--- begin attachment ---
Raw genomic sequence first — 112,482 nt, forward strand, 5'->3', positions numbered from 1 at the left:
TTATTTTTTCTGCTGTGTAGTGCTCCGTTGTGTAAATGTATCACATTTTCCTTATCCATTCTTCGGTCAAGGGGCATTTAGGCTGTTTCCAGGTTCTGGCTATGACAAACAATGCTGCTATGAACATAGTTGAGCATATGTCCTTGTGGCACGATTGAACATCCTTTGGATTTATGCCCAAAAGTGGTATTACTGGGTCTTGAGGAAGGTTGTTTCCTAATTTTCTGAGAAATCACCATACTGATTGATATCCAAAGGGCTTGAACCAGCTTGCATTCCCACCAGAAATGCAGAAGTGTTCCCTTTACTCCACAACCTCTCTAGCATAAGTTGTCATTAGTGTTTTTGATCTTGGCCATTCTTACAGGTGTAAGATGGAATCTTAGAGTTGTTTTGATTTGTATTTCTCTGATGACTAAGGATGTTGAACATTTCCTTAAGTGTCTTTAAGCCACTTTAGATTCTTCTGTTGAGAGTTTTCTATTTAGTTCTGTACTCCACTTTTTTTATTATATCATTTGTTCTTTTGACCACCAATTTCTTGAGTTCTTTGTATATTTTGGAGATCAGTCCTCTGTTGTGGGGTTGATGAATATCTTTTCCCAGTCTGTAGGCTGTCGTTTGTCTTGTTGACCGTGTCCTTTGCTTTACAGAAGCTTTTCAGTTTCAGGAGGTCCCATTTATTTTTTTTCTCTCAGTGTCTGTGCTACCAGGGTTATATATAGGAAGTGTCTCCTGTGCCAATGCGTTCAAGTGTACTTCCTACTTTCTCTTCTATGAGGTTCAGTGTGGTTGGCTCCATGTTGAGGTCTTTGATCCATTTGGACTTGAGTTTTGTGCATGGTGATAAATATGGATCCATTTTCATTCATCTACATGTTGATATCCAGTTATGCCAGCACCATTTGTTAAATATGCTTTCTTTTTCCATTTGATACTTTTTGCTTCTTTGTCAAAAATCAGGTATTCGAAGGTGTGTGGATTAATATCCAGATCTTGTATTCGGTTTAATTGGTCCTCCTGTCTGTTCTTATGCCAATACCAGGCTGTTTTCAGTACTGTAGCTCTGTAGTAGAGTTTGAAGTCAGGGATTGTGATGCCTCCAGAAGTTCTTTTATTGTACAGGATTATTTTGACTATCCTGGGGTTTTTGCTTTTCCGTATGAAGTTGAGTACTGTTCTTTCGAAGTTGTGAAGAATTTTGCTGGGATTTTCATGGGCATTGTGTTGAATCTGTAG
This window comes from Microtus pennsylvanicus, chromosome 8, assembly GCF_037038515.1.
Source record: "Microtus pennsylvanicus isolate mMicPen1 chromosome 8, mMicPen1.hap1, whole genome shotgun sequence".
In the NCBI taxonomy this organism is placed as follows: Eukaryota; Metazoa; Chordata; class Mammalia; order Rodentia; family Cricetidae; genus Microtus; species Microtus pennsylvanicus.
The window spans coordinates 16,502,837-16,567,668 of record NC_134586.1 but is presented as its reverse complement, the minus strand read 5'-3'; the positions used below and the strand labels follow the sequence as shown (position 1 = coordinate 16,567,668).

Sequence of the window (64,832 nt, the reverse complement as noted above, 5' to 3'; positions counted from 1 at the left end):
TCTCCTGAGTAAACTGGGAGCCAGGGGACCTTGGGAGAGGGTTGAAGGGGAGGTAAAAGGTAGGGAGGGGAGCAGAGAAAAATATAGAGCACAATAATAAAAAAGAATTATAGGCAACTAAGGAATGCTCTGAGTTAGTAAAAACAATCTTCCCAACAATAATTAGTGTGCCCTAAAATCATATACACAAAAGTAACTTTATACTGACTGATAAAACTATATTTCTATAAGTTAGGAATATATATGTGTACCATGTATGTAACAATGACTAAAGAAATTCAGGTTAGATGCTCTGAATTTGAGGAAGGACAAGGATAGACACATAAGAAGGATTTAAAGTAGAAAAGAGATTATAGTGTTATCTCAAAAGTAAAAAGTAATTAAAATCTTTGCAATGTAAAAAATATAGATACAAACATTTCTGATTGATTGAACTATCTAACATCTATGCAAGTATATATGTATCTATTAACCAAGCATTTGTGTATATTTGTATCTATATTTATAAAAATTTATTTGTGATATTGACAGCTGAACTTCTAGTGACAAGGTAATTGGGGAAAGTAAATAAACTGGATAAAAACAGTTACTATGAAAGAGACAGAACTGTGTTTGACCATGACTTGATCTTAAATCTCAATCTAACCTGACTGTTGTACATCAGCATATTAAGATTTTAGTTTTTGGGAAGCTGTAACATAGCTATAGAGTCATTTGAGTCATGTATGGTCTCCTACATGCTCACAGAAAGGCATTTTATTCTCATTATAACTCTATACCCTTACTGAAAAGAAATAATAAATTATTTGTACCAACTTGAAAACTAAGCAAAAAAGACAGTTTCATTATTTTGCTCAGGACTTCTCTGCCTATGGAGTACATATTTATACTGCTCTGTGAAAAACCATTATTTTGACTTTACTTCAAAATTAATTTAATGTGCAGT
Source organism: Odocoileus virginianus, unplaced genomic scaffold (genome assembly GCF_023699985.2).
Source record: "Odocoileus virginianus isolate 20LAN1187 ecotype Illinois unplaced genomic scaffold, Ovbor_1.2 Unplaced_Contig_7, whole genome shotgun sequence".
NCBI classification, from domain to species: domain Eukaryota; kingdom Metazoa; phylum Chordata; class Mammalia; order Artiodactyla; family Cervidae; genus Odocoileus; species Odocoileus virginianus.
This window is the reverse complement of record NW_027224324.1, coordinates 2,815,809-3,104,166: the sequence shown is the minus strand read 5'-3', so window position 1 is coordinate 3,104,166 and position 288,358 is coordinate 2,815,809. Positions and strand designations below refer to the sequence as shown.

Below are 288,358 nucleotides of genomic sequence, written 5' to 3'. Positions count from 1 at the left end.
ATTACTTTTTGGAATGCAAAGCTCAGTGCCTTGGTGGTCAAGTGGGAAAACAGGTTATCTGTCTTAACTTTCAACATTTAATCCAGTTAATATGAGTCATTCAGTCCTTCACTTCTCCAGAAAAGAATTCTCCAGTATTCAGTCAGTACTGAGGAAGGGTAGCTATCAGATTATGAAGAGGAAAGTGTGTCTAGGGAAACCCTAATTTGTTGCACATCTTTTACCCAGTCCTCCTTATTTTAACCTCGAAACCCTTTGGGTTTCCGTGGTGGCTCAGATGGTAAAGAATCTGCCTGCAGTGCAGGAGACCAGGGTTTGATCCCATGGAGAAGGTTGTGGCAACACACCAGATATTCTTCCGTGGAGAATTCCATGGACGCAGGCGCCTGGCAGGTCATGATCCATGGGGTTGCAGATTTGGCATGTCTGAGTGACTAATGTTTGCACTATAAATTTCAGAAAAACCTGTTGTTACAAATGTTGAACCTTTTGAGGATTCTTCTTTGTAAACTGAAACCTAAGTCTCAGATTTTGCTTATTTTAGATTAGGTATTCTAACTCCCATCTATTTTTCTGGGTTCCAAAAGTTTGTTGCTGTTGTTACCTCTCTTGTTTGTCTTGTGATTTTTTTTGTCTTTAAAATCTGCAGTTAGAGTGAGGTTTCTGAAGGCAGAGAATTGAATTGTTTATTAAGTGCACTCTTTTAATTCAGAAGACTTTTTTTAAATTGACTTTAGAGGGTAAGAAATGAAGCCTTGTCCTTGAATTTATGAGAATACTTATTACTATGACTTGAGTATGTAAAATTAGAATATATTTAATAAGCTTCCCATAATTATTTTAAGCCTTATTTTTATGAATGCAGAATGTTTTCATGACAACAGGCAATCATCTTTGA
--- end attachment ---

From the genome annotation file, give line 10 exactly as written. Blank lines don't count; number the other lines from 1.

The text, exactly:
Source record: "Odocoileus virginianus isolate 20LAN1187 ecotype Illinois unplaced genomic scaffold, Ovbor_1.2 Unplaced_Contig_7, whole genome shotgun sequence".